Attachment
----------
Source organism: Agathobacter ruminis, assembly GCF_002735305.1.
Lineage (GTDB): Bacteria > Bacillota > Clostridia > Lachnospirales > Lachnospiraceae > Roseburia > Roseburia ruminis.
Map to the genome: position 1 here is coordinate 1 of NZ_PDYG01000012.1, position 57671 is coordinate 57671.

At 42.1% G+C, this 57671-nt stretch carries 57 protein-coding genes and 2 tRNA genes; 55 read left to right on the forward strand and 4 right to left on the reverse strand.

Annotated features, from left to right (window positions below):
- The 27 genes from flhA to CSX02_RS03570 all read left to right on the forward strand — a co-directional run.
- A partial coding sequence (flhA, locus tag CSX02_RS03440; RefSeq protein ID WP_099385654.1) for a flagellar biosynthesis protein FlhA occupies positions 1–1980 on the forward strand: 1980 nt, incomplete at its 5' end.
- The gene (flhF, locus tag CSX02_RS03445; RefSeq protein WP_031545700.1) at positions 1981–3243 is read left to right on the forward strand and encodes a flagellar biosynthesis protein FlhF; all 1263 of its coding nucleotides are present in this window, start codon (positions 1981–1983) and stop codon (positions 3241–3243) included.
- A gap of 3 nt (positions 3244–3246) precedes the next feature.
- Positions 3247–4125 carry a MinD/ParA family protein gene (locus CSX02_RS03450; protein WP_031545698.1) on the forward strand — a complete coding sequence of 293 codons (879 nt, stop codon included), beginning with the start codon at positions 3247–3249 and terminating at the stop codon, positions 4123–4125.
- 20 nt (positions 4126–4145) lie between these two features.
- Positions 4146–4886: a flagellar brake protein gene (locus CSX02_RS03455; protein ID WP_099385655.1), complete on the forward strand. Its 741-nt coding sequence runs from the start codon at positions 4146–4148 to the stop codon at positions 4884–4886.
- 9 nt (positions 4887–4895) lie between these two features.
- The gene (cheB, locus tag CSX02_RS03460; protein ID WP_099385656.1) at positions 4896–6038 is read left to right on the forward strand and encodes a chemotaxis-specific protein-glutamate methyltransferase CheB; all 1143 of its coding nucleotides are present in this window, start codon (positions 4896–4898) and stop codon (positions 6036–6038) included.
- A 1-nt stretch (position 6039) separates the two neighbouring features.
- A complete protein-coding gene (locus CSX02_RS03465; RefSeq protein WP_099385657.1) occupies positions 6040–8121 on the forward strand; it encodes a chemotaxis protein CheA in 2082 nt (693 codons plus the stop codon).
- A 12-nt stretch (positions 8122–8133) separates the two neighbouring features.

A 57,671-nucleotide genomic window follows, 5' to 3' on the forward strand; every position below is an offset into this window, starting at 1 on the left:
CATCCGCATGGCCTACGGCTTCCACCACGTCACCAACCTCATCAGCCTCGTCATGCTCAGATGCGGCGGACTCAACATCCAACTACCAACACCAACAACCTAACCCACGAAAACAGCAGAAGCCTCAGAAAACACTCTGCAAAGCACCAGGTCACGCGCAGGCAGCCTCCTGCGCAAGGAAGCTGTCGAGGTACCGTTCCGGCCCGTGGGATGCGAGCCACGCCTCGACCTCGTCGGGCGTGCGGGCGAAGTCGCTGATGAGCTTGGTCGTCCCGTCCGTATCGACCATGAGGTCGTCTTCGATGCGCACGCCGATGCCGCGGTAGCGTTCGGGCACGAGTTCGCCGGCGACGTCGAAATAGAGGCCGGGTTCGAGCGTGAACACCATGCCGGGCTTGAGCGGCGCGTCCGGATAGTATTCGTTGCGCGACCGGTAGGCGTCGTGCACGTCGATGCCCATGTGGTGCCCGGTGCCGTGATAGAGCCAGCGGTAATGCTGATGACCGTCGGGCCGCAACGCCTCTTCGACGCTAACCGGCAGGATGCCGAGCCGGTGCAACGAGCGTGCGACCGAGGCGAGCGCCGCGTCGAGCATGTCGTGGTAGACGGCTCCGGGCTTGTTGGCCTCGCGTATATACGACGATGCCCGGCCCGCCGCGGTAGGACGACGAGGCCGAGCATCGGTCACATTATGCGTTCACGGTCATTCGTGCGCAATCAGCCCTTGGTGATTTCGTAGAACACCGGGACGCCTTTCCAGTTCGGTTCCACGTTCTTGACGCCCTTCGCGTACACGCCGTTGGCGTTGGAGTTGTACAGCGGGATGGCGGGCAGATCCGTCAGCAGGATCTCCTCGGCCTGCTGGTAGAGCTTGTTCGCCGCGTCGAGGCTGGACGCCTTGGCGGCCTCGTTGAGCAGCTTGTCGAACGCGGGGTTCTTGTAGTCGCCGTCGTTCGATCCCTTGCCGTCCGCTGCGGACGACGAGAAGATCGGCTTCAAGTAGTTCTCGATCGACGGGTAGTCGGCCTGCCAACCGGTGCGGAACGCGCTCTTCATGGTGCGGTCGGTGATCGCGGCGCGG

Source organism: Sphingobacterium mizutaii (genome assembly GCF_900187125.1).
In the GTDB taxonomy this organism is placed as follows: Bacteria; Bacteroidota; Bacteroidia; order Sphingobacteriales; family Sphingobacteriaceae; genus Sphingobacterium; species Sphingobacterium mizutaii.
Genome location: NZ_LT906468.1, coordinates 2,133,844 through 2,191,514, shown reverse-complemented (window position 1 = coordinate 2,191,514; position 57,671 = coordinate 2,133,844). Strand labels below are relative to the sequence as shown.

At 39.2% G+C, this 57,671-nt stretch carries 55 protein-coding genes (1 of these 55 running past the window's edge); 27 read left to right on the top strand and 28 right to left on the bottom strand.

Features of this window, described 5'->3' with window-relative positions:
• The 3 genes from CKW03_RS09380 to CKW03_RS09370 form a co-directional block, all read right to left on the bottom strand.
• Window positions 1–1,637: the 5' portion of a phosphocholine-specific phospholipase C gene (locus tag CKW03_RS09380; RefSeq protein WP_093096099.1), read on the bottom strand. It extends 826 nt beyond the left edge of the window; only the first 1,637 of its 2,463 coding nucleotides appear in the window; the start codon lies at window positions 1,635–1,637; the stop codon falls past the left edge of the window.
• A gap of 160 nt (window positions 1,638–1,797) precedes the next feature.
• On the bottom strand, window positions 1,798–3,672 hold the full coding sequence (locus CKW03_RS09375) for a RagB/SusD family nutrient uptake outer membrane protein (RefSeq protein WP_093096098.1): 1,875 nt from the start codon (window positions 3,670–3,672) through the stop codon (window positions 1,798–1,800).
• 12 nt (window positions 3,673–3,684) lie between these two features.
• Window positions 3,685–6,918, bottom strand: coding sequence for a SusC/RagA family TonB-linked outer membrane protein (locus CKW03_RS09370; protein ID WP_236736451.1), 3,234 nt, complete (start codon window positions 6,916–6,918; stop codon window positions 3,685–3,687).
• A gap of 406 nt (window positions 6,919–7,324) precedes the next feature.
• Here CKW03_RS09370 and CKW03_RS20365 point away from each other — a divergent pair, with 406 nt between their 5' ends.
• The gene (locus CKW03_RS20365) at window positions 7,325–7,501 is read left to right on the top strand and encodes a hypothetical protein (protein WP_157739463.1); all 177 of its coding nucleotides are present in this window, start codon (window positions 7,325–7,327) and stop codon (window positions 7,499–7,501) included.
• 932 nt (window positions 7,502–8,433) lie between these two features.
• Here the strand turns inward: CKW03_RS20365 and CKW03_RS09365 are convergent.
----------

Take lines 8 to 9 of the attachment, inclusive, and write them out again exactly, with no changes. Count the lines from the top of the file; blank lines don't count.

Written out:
- The gene (flhF, locus tag CSX02_RS03445; RefSeq protein WP_031545700.1) at positions 1981–3243 is read left to right on the forward strand and encodes a flagellar biosynthesis protein FlhF; all 1263 of its coding nucleotides are present in this window, start codon (positions 1981–1983) and stop codon (positions 3241–3243) included.
- A gap of 3 nt (positions 3244–3246) precedes the next feature.